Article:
JohnH helped me with a single HB + rotary switch (4-way) wiring diagram a while back, and while that project languishes as parts are being shipped, I'm rewiring my single pup Tele (i.e., Esquire-stye, but with a GFS dual rail HB).
So I've (hopefully) extrapolated JohnH's diagram for the 4-position rotary to my std 3-way Tele switch (it's the "Boxed" style Import switch with all the contacts on the same side). The idea was to eliminate the "cap bleed" position from the rotary diagram, leaving:
1) Both coils series 2) Both coils Parallel 2) Single coil split (which one is unimportant)
Currently it's wired with both coils series in the center position, and N and S coils split in the other two positions- but the tonal difference between one vs. the other coil alone is nonexistent to my ears. So I want the parallel option instead.
So I drew up this:
Can someone more skilled double-check this for me? I think it's ok, but not at 100% confidence level here . .
You may need to reverse the leads of the N coil. As it is, the two coils will be wired out of phase. Not only is this not hum-cancelling, on a dual rail humbucker you will get almost no signal. I could be wrong, so try both, but be prepared to pull your axe apart again if they are the wrong way round.
Otherwise looks great! You will get:
1: both coils series 2: both coils parallel 3: S coil only.
I'm gonna pre-punt in that I've included a recent post helping someone that, while using a different switch (a DPDT ON-ON-ON 3 position toggle switch), is directly related to doing exactly what you're doing. I can't make out your color codes and the North start, South side, East end, and Western Ho shite gives me an aneurysm (and not the good kind either).
Now, before one goes GeHuh?, realize that the two pole three position lever switch is a SUPERSET of what was used in the post. If one ties two of the switch positions together per pole, one from each end (this is a meta concept), one gets the toggle's action.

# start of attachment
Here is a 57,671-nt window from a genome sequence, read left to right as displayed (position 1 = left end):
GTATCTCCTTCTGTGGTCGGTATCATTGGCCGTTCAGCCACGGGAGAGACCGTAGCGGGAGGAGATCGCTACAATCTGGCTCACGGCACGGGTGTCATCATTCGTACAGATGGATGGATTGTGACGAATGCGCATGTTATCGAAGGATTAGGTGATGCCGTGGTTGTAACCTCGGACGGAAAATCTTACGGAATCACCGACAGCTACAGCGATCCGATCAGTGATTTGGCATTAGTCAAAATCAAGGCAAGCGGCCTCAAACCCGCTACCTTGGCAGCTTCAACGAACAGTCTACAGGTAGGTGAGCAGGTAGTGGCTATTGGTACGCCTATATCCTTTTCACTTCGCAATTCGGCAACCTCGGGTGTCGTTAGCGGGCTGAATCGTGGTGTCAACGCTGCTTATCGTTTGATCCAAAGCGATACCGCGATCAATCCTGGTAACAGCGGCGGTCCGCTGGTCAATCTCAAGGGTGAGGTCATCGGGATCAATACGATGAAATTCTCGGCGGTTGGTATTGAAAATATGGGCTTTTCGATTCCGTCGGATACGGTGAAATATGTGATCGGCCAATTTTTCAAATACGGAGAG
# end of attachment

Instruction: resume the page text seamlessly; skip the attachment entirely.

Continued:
The switch is shown in the middle position for the single coil. This would be the #2 or middle position on your switch.
For series, only the left pole switches "up" (on your switch both poles switch "up", so your right pole would select again the same connection as shown for the middle position when it "goes up").
For parallel, only the right pole switches "down" (on your switch both poles switch, so your left pole would select again the same connection as shown for the middle position when it "goes down").
If you were following my diagram, with your DP3T lever switch, one pole would have the terminals for positions 1&2 tied together, and the other would have positions 2&3 tied together.
Meta is as meta does, I believe that you can correlate these. It also has Duncan color codes referenced. Additionally, it doesn't have the hanging coil that your design does.
gives me an aneurysm (and not the good kind either).
There's a good kind??
Appreciate the help, didn't realize I had a coil hanging from hot. So I sort of "hinge" the two sides of the DPDT in your diagram, but what becomes of the common "P" connection? Is that then the same as #2?
BTW, GFS pup wire colors are SD style, as shown in the diagram.
Here's what I get, which I am now much less sure is right
And Pete. thanks-
but be prepared to pull your axe apart again if they are the wrong way round.
That's what's so great about a Tele (er, . . .Esquire) style guitar. Two screws, no destringing!
Your latest masterpiece is too far gone for retrieval - suggest you revert the previous incarnation, 'cause it works as you specified. No need to rewire, unless you want to cement in your mind the concepts that Chris has laid out for you.
And for the record, I fail to find any hanging hots in your first diagram. Check it out:
South start is always hot, so to avoid the 'hanger', the finish must always find ground. In positions 2 and 3, it does so directly. In position 1, it does so thru the serial connection to North finish. Done is.
North start is always grounded, so by definition, there's no way for that coil to hang.
Done really is. Unless someone wants to lead me by my widdle hannie.....
Rule #1: All Lives Are Final. Make sure that the life you have just been issued is appropriate for your needs, before departing the womb.